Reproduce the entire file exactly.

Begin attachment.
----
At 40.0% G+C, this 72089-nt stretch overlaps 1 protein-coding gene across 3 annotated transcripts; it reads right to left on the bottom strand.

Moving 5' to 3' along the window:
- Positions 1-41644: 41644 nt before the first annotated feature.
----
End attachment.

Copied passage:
At 40.0% G+C, this 72089-nt stretch overlaps 1 protein-coding gene across 3 annotated transcripts; it reads right to left on the bottom strand.

Moving 5' to 3' along the window:
- Positions 1-41644: 41644 nt before the first annotated feature.